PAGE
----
6. High Country
Breathe in the crisp air of Victoria’s High Country, accessible from Melbourne via the Hume Highway. As a family, you have a wealth of activities at your doorstep, depending on where in the region you choose to stay. In winter, make the most of the awesome ski resorts such as Hotham Alpine Resort, Mt Buller Alpine Resort, and Falls Creek, which has great family fun year-round. Try your luck fishing for rainbow trout and Atlantic salmon at Buxton Trout and Salmon Farm, where littlies can also feed the fish. Pick up a brochure at Mt. Buller and follow fairytale trail ‘Gnome Roam’ to a gnome house. It is also worth checking out Benalla Adventure Playground, High Country Maze, Kerridale Mountain Railway Museum and the honey HQ of Beechworth, where you can sample the sticky treat.
Consider using Bright – Victoria’s unofficial adventure hub and a nice 1-hour drive from Mt Hotham – as home base. In summer, jump on your bikes and pedal the Murray to Mountains Rail Trail, trek the Canyon Walk, pick your own produce at Bright Berry Farm and snap some mauve-tinted Instagram shots at Lavender Hue Farm.
The Daylesford region is nestled at the base of the Great Dividing Range and is most famous for its mineral springs. For a taste of history, take note of the Swiss-Italian influence on original architecture in Kyneton Gold Rush village and browse the trinkets and knick-knacks of Mill Market, one of the largest indoor antique markets in the country. Go fishing or paddle a rowboat on the artificial Lake Daylesford.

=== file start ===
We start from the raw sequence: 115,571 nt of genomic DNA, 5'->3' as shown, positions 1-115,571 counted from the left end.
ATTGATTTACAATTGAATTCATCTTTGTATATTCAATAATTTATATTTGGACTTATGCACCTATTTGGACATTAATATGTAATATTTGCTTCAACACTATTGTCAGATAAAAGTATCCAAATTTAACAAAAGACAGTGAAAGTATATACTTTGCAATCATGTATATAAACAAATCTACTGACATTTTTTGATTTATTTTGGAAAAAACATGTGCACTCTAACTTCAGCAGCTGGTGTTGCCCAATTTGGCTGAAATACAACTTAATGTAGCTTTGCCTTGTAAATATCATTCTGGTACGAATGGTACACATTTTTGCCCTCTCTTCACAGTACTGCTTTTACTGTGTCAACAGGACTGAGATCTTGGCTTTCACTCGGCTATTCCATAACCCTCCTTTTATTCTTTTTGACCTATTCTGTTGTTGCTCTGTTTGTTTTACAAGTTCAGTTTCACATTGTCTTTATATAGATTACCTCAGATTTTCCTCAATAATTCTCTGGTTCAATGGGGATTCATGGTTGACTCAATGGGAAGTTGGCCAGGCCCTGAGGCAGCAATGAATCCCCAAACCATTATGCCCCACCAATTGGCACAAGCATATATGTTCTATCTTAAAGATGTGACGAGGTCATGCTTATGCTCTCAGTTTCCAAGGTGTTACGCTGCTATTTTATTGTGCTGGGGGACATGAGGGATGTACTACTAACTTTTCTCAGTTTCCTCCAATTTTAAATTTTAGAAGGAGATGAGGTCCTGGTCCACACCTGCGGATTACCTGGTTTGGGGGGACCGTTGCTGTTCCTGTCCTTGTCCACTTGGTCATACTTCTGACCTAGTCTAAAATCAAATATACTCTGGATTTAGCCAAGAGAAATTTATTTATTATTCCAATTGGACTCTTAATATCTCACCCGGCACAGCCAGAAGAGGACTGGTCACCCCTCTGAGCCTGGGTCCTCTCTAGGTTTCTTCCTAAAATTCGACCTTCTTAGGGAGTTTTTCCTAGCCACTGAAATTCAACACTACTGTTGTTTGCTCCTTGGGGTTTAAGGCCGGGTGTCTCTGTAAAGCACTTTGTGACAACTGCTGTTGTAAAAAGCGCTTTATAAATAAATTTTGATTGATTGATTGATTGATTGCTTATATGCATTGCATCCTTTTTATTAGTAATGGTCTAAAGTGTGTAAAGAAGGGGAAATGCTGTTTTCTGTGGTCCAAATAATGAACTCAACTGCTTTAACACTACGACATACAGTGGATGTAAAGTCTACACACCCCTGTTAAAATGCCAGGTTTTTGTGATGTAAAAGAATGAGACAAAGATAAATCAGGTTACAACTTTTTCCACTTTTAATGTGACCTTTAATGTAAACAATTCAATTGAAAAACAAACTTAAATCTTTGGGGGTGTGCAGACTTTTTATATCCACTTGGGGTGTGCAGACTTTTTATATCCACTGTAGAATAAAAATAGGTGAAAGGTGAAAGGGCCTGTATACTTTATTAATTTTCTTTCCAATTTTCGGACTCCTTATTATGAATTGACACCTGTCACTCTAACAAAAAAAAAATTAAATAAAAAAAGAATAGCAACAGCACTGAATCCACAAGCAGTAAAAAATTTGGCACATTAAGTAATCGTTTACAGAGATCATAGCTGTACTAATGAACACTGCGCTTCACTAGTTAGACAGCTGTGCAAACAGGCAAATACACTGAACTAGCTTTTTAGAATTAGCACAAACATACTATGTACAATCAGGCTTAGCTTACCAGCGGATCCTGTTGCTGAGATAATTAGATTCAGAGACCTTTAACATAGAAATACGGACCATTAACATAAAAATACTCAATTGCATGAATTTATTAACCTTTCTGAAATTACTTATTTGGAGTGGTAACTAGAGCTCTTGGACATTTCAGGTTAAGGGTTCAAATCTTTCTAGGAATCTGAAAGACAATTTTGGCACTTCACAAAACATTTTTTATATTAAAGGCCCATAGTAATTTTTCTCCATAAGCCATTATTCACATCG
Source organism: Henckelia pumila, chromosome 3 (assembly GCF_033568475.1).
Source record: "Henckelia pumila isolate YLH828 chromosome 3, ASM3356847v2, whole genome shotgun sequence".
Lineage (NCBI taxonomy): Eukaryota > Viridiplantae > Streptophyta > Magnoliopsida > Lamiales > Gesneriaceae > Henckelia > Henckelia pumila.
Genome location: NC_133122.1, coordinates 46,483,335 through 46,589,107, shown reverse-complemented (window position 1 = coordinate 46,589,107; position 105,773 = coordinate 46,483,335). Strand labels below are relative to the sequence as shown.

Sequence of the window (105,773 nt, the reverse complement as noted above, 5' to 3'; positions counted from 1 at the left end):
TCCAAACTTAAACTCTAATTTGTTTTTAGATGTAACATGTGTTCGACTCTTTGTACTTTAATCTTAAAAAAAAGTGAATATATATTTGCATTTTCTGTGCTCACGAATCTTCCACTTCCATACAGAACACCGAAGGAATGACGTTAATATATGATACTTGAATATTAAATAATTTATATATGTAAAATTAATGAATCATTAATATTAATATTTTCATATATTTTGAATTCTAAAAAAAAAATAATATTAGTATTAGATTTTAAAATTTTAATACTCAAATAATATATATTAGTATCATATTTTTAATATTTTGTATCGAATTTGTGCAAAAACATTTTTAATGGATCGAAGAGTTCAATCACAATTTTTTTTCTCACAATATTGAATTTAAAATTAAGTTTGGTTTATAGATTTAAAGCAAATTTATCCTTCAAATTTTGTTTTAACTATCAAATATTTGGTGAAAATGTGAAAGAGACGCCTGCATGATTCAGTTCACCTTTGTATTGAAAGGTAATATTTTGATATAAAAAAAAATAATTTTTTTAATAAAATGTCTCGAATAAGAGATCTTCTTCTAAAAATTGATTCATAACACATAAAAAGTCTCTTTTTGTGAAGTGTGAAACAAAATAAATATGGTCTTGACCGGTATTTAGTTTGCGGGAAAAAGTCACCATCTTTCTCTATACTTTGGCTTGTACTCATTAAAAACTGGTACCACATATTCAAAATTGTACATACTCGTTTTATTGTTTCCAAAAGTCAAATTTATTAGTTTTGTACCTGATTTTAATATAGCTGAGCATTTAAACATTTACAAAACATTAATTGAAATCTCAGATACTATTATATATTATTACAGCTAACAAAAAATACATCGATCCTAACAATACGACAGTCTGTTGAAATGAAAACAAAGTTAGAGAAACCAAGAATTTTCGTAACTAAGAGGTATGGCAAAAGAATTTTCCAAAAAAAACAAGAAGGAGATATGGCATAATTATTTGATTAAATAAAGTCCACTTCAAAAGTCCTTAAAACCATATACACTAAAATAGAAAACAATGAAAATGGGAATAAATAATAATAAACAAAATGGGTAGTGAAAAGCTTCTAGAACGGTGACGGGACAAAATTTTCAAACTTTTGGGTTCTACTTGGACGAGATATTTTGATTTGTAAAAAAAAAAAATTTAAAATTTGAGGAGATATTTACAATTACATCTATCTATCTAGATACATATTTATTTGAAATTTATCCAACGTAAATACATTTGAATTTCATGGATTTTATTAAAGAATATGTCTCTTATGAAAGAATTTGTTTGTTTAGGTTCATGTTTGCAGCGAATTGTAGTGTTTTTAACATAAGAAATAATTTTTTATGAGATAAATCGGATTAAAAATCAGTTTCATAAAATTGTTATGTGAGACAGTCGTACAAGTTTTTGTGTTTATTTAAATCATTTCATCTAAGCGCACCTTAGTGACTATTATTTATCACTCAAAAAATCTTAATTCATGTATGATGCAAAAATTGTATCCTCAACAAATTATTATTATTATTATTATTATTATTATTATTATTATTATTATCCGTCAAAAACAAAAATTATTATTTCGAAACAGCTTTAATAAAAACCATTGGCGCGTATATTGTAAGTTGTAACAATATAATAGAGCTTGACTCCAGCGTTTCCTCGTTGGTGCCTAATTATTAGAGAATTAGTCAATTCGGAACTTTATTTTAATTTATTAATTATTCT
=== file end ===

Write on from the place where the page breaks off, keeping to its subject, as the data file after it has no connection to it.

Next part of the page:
There is no shortage of open space for picnics and running around. In fact, the region is full of gardens and parks such as Castlemaine Botanic Gardens, Woodend Children’s Park, Gisborne’s Botanic Gardens and the atmospheric Wombat Hill Botanic Gardens in the crater of an extinct volcano. For more outdoor adventure, climb Mount Piper, visit the Trentham Falls lookout and follow trails in Black Hill Reserve. If you’re brave, scope out Hanging Rock, made famous by Joan Lindsay’s ghost story.
Mix up Melbourne’s metropolitan vibes with a road trip to a regional city centre like Ballarat. At about 1.5 hours in length, this road trip from Melbourne is easily do-able for a weekend. Step back into an 1850’s gold-rush village at Sovereign Hill. Dip-dye your own candle, delve deep into an underground mine and then see if you strike it lucky panning for gold in the river. Your tickets to Sovereign Hill also include entry to Ballarat’s Gold Museum. Otherwise, visit the Eureka Centre which was built on the very site of the 1854 Eureka Stockade rebellion. Wind the clock further back at medieval-style Kryal Castle. Get lost in the maze, learn archery, watch pantomimes and cheer at jousting contests.
For some fresh air, check out the Ballarat Botanic Gardens, the adjacent Lake Wendouree precinct or family-owned Ballarat Wildlife Park. Still got energy to burn? Let loose on the flying fox, swings and slides of Livvi’s Place, an inclusive playground in Victoria Park designed to suit all abilities.
Historic Bendigo sits on Dja Dja Wurrung land. On the Dja Dja Wurrung Tram, adorned with the artwork of Natasha Carter, you can hear local stories, music and traditions which have been present in Bendigo for more than 40,000 years. Distant echoes of a gold mining past also ring through Bendigo. For a taste of 1800’s history, visit Victoria Hill Mining Reserve or choose a mine tour at once-operational Central Deborah Gold Mine. Some take you as far as 228 metres underground.
Learn more about Bendigo’s Chinese culture at the Golden Dragon Museum, Joss House Temple and market gardens. Time your visit to coincide with the colourful celebration that is Bendigo Easter Festival, which includes the awakening of the dragon, lantern processions and lion dancing. Art lovers can work the wheel at Australia’s oldest working pottery, or join the Bendigo Art Gallery Children’s Program. Those with ants in their pants can roam Bendigo Botanic Gardens and Rosalind Park, bike ride past heritage sites on Bendigo Creek Trail, or walk the 12-kilometre Bendigo Goldfields track.